“We even have a special team that just changes dressings and bandages because that is so painful and so critical and requires infinite skill,” she said. “We treat not only the physical burns, but also the broken hearts and minds and spirits of severely injured burn victims and their families.”
When a patient leaves the Fresno burn unit they are walking into a whole different world.
“Harborview is a huge medical complex and because of that the staff sometimes seemed distant and impersonal, more like a big bureaucracy than a health care facility,” Brian Hall said diplomatically. “
“While in the hospital, I’d wake up each day and realize I was looking at eight hours of pain. I was slipping into a depression,” he continued. “After I was released from the hospital, Jean would take the kids to the beach or somewhere for a couple hours of respite. I would use that ‘alone time’ to scream and rage and beat the walls with my ruined fists.
“The doctors weren’t telling me much. We all hated it. There were a couple of times in there that I seriously contemplated suicide.
It was Jean who pulled the family through. She kept track of medications and scheduled treatments, while dealing with doctors, nurses, hospital staff, insurance, and caring for the children in a rented home in a strange city. The stress and strain and emotional toll on Jean was enormous and unrelenting.
A marriage in trouble
On April 26, 2006, after just four months of treatment at Harborview, the Halls decided to move back to Fresno where Brian underwent many more surgeries to repair his still badly damaged hands and skin.
The trauma of the accident and what followed had exacted a terrible toll on more than Brian’s body.
“By December of 2006, I’d had enough,” Jean confessed. “I was deeply depressed. I couldn’t do it anymore. I wanted out. Our marriage was broken, just plain broken.
“The emotional and physical strain on both of us was just unbearable.”
As luck would have it, they found Dr. Judith Knapp, a Fresno psychologist, perhaps the only person in the world who, at that moment, might be able to help heal their relationship.
“In January, we said ‘let’s give it a try,’” Jean recalled of their decision to try to save their marriage. “I told her, ‘We are so broken, I don’t know how to fix our lives.’
“But she did. Over the course of the next 12 months, Judith Knapp helped to heal our marriage.”
The largest personal injury award in the history of the Eastern District
In October 2007, nearly two years after the accident, the Hall’s lawsuit against North American Industrial Services, the dynamite subcontractor, was heard in U.S. District Court with Judge Oliver Wanger presiding. Attorney Rick Watters explained why he initially sued for only $7-million in damages.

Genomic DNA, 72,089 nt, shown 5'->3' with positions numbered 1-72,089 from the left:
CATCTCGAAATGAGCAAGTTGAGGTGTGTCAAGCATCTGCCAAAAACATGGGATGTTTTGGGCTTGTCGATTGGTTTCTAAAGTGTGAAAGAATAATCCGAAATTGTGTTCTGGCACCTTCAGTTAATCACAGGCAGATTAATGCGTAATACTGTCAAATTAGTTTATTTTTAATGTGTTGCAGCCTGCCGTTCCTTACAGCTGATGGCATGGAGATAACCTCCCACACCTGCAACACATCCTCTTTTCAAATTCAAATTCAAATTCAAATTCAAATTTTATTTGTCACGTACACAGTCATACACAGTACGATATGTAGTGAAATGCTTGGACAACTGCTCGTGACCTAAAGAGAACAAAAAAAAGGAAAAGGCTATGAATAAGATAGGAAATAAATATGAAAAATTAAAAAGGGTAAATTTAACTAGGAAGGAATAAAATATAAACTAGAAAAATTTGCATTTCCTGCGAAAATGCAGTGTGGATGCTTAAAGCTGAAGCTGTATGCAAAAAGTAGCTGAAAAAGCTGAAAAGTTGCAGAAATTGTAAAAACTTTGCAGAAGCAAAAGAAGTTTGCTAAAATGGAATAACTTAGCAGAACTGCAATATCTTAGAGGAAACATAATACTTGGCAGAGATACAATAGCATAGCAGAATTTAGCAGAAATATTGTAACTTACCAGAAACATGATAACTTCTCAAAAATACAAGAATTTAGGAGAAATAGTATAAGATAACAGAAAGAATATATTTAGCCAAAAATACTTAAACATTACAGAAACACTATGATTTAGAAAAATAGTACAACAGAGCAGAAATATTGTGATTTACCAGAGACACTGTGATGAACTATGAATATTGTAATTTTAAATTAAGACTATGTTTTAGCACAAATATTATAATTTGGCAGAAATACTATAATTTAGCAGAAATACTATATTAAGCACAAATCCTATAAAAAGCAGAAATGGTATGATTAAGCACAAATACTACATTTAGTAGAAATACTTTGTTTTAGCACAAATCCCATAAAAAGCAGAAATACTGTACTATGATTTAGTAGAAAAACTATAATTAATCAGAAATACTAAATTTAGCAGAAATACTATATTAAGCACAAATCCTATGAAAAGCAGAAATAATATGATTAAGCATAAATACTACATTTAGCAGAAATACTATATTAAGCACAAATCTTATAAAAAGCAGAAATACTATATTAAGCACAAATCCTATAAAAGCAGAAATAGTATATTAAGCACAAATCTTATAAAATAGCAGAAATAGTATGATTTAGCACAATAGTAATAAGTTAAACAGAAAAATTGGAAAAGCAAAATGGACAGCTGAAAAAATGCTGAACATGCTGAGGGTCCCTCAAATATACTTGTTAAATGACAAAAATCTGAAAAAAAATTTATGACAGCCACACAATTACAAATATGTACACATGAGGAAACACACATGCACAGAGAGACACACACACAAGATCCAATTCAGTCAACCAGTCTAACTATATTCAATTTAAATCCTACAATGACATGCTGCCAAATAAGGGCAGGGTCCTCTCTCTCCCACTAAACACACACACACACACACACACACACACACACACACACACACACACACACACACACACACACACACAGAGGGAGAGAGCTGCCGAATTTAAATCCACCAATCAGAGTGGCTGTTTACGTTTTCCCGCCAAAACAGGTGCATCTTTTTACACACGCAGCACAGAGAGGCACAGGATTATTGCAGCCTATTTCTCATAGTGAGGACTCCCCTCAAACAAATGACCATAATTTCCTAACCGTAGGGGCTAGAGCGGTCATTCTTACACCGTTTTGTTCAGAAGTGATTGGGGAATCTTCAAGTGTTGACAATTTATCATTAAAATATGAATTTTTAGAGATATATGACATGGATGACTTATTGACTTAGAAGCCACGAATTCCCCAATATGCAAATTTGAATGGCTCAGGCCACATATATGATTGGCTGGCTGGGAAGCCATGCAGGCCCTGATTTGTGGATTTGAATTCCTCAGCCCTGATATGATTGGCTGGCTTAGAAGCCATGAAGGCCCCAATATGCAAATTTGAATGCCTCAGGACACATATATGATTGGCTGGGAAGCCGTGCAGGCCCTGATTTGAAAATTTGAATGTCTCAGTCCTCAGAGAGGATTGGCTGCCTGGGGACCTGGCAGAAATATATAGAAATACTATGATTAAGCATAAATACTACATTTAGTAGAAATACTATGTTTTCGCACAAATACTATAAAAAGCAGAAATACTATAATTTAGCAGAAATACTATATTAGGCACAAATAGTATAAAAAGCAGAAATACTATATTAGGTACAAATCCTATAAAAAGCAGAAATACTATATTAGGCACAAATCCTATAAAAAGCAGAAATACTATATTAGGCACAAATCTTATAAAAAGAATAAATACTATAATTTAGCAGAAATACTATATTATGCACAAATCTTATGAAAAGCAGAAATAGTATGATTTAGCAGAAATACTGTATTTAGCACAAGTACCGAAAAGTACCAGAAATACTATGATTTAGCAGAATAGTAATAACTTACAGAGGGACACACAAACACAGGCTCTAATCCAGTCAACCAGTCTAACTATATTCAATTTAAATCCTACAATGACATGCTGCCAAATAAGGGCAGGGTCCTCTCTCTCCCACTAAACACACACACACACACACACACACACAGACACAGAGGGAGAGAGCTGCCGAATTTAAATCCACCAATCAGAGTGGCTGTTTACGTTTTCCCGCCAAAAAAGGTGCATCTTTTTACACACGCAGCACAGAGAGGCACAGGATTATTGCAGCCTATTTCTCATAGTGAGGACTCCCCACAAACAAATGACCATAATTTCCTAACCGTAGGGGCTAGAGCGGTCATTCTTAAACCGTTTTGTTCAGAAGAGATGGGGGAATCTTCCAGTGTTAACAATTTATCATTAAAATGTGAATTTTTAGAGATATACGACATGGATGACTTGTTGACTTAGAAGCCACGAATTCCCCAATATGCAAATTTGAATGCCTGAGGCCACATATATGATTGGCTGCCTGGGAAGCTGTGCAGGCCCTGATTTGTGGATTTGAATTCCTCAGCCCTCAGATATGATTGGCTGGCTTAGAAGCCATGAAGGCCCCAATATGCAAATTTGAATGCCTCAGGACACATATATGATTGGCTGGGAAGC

“The company’s insurer, AIG, had covered them for only $7 million. We made a ‘Limit Demand,’ meaning a demand for their entire $7 million policy,” he said. “They turned it down and offered to settle for $1 million before the trial started. We said no. The trial got underway and lasted five weeks. Close to the end, they offered $2 million to settle. We said no.”
The jury awarded Brian and Jean Hall $27.5-million – the largest award in the history of the Eastern District of California. It would also be the largest award of Watters’ career, which spans 93 jury trials. The amount was reduced twice, first by Judge Wanger and then during the settlement phase.
Rick Watter’s only advice to the Halls when he gave them the check: “Pay it forward.”
Less than three months after the Halls collected their award from AIG, the company went bankrupt. Soon after, the U.S. and world economies began to unravel, catalyzing this country’s deepest recession since the 1930s.
A normal childhood
After the settlement, the Halls moved back to Vancouver, Washington where Brian had worked prior to accepting the job in Fresno. They purchased a house on five acres across the Columbia River from Portland, Oregon. Brian is able to travel easily to medical centers in the vicinity for routine check-ups and procedures while still commuting to Fresno several times a year for continuing medical treatment with Dr. Dominic and Dr. Randi Galli, who has performed more than a dozen operations on Brian’s right hand.
Ten years after the industrial accident that could easily have ended his life, Brian has regained much of what was taken from him by that 2,000-degree flash from hell. At age 52, he is thankful that he can walk, talk, think and feel. He has undergone at least 60 surgeries. He no longer has a gall bladder, one kidney or a complete intestine. His gut is trussed by a surgical mesh. His aorta contains six stents. Most of his skin started out somewhere else on his body.
He will always experience pain, which cannot be extinguished. But there is much to be grateful for, including a loving wife who gave 10 years of her life to help him heal while raising two beautiful children.
Amber, now 17, will finish her senior year at Camas High School and then attend a university somewhere on the east coast.
“My parents’ greatest accomplishment was making sure that we kids still had a normal childhood,” she said. “Looking back, I don’t feel that we were deprived of anything, or traumatized. We have a lot of great memories.”
Fifteen-year-old Brandon will attend the Maplebrook School in Amenia, New York this fall. The school recruits kids like Brandon who are challenged in certain ways and helps equip them for life in the wider world. The Halls have rented a house a half-mile from the school. Jean and Brian will take turns living near their son while he is at the school. •
Bud Elliott retired in May 2014 from a broadcast journalism career that spanned 49 years, including 27 years at KSEE¬TV in Fresno. He is currently a freelance writer.